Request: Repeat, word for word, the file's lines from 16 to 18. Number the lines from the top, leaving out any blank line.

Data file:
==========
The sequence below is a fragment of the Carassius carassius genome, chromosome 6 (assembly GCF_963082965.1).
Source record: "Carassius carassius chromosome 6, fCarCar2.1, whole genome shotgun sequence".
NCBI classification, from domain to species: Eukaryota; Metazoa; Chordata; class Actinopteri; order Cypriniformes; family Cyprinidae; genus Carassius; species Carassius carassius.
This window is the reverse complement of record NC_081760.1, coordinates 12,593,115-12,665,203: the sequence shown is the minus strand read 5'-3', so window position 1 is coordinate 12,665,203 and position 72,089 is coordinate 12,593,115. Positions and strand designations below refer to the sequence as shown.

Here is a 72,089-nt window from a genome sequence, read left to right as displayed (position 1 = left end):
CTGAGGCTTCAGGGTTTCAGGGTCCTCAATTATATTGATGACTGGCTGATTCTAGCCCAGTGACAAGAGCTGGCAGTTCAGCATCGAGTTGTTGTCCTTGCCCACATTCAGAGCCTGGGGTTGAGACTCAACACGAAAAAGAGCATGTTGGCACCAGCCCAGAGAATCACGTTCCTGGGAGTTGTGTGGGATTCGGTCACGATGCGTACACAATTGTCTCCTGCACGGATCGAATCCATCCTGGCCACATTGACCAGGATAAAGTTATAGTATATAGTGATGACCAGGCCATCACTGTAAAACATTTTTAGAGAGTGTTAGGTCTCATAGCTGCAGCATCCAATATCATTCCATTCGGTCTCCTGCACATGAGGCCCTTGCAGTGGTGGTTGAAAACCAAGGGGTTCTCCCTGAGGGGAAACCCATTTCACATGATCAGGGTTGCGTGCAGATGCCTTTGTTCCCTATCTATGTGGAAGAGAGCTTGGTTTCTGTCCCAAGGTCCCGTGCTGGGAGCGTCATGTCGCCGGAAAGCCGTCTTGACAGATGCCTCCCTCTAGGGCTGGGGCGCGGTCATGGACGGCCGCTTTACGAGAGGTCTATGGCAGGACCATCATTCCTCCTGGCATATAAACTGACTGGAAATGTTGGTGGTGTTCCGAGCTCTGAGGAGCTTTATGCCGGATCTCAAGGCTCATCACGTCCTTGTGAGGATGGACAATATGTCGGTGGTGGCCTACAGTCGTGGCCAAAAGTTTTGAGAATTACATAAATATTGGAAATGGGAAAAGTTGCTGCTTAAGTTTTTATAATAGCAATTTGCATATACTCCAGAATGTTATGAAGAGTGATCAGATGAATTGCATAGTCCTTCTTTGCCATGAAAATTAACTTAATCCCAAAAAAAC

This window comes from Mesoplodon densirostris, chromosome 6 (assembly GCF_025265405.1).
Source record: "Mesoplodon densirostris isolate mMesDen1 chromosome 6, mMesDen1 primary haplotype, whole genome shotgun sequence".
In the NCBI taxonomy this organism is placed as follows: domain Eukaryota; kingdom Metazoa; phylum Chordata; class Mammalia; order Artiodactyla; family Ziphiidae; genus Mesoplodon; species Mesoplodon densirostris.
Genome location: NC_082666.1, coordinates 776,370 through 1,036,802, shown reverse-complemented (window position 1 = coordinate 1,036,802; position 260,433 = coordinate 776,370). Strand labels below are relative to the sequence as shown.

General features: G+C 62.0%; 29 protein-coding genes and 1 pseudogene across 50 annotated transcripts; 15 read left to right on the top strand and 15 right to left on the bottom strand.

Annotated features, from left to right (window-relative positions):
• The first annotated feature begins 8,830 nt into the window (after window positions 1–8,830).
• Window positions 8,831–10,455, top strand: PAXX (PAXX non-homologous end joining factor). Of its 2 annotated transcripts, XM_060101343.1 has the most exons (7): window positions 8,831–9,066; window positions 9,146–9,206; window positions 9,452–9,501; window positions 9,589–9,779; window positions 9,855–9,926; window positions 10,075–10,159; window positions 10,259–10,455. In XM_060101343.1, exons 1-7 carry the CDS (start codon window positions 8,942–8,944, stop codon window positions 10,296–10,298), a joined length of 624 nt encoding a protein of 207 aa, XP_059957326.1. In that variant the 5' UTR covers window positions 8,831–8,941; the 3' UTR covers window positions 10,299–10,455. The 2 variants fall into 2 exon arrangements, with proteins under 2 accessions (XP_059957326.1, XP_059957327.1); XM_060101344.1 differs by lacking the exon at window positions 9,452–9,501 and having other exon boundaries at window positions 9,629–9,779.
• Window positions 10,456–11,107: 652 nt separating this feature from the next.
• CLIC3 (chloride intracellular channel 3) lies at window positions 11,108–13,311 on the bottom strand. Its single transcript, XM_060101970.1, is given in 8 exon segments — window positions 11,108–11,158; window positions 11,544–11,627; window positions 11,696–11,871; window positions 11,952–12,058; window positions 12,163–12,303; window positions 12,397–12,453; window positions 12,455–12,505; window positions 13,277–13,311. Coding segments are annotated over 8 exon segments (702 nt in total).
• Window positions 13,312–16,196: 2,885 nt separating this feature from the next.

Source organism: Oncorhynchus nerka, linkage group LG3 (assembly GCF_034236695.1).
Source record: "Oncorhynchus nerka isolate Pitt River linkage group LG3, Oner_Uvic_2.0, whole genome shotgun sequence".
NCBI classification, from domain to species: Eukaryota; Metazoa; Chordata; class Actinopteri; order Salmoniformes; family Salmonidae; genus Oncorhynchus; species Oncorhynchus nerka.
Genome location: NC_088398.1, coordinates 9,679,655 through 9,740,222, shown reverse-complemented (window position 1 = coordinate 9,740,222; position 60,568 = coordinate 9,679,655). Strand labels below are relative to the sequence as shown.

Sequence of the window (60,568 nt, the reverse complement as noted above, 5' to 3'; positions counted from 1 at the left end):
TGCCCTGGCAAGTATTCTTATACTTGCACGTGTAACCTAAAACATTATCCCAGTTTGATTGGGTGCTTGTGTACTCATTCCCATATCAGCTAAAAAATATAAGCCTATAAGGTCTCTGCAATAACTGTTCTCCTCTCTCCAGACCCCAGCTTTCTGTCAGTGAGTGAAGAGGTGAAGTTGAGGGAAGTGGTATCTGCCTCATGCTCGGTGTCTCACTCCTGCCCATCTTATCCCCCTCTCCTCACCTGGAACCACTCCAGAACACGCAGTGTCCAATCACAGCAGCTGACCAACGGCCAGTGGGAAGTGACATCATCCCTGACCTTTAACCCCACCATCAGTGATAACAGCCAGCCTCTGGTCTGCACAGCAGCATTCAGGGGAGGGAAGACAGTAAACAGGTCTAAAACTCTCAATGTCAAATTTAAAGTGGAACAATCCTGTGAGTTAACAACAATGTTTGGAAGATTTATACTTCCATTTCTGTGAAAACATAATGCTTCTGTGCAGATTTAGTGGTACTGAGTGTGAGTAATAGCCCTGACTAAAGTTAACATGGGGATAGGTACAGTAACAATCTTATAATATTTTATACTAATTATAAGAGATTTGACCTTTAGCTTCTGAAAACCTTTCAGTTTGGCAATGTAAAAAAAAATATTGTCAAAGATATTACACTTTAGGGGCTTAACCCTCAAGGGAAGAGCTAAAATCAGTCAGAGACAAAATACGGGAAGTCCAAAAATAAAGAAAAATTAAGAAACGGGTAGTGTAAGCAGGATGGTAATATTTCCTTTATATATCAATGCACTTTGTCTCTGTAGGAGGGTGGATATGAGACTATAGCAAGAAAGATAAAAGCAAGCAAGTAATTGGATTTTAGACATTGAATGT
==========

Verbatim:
• CLIC3 (chloride intracellular channel 3) lies at window positions 11,108–13,311 on the bottom strand. Its single transcript, XM_060101970.1, is given in 8 exon segments — window positions 11,108–11,158; window positions 11,544–11,627; window positions 11,696–11,871; window positions 11,952–12,058; window positions 12,163–12,303; window positions 12,397–12,453; window positions 12,455–12,505; window positions 13,277–13,311. Coding segments are annotated over 8 exon segments (702 nt in total).
• Window positions 13,312–16,196: 2,885 nt separating this feature from the next.

Source organism: Oncorhynchus nerka, linkage group LG3 (assembly GCF_034236695.1).